Chlamydiae have been co-evolving with their hosts for the last several hundred million years (Nunes and Gomes, 2014). Throughout this time the competition between pathogen and host has led to co-adaptation as the pathogen struggles to maintain its intracellular replicative niche (Nunes et al., 2008). Chlamydiae can be distinguished based on their specific amino acid requirments with a level of specificity down to identification of C. trachomatis biovars requirmeent for tryptophan(trachoma) and methionine(LGV) supplementation of culture media (Allan and Pearce, 1983a). The mechanisms for aquiring amino acids can also be very different amongst Chlamydiae. In a direct comparison to C. pneumoniae, Ct L2 was shown to be better at accessing host amino acids in the presence of a lysosomal inhibitor (Ouellette et al., 2011). The authors conclude that C. pneumoniae and Ct L2 have inherent differences in their mechanisms of amino acid acquisition. The addition of CHX provides intracellular pathogens with reduced host competition for nutrients and suppresses any de-novo protein production the host may undertake in order to rid itself of the infection (Ripa and Mårdh, 1977; Benes and McCormack, 1982; Sabet et al., 1984; Harper et al., 2000). Under these optimal conditions, in the absence of competition, Chlamydiae can readily infect across host species boundaries. We asked if this “advantage” was absolutely necessary for highly host adapted pathogens to compete with the host for nutrients and, perhaps, the pathogen could utilize the host's own protein production to its advantage. To test for different levels of human adaptation, we compared two Ct pathogens which infect at the same site but have markedly different infectious phenotypes. The invasive Ct LGV strains exhibit rapid growth kinetics and capacity to infect systemically, as compared to the genital (or ocular) strains (Miyairi et al., 2006). Based on these data, we hypothesized that the LGV strains would be better at competing with the host for nutrients and would not require CHX treatment for optimal growth. Our data support this hypothesis since the provision of “free” amino acids following CHX treatment exhibited a marginal impact on LGV growth in HeLa cells as compared to the Ct-D strain (Supplemental Figure 3). These data support a similar finding when Ct-L2 was compared to Ct-E growth in conditions ± CHX (Harper et al., 2000). Extending this study to Chlamydiae infection across multiple host species of cells, we found that only the Cm infection of guinea pig cells demonstrated a unique species specific and significant growth advantage from ongoing host cell translation, compared to Ct and Cc infection (Figure 1A). In addition, Cm infection exhibits some of the fastest growth kinetics and largest replicative burst across multiple host species cell lines (Supplemental Figure 1). From this we infer that Cm, despite being considered a mouse specific Chlamydia pathogen, is actually a generalist due to its highly permissive growth characteristics, with or without CHX treatment. In contrast, Cc infections did particularly poorly across multiple hosts indicating that it is the least well-adapted to deal with the unique biology of these divergent host species.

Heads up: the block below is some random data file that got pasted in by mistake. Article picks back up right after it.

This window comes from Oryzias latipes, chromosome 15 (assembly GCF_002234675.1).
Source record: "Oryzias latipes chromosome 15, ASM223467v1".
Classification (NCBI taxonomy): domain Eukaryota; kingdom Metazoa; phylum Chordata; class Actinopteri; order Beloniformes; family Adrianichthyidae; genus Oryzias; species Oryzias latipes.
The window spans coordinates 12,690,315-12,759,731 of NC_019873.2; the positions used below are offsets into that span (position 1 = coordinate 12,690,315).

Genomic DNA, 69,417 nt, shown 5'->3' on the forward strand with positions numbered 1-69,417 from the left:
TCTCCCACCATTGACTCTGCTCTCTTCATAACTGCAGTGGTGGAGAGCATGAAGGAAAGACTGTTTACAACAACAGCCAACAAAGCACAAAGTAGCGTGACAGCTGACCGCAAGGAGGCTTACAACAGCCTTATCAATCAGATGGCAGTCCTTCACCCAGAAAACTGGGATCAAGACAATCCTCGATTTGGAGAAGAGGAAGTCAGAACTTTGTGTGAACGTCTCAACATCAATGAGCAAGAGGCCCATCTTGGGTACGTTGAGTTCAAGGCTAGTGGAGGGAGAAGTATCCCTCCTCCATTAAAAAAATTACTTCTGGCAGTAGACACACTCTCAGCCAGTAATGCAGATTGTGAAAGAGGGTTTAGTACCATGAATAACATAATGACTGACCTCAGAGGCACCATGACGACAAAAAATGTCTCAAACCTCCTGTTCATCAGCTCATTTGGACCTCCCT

One main host mechanism to deny the pathogen further growth potential is the organized cellular death pathway of apoptosis. As such, the Chlamydiae pathogens have evolved mechanisms to subvert this pathway and it has been the topic of significant investigation for several years (Byrne and Ojcius, 2004). A thorough investigation of multiple Chlamydiae species had previously identified a common capacity to inhibit apoptosis in diverse tissue types of human cell lines (Greene et al., 2003). We have extended these findings and demonstrate that Chlamydiae can inhibit apoptosis across multiple host species boundaries. We used activation of caspase three, the terminal caspase in the proteolytic cascade, and nuclear fragmentation as markers of apoptosis (Thornberry and Lazebnik, 1998). As demonstrated in Figure 2, we corroborate those earlier reports in that almost all Chlamydiae species are able to inhibit host cell apoptosis. Intriguingly, Cc, the pathogen isolated from guinea pigs, was the least capable to grow within guinea pig cells. Based on light microscopy analysis, Cc infection of guinea pig cells lead to significant membrane blebbing and apoptotic phenotypes (Supplemental Figure 2). This led to particular problems in acquiring Caspase 3 activity and nuclear condensation as the cells were easily lost with gentle washing. The variability of Cc infection in Figure 3E is due to this high rate of cell loss due to combined infection and staurosporine induced apoptosis. In most situations, Cc was the least capable of down regulating the host Caspase 3 activity as compared to Ct or Cm infection within each cell line (Figure 2).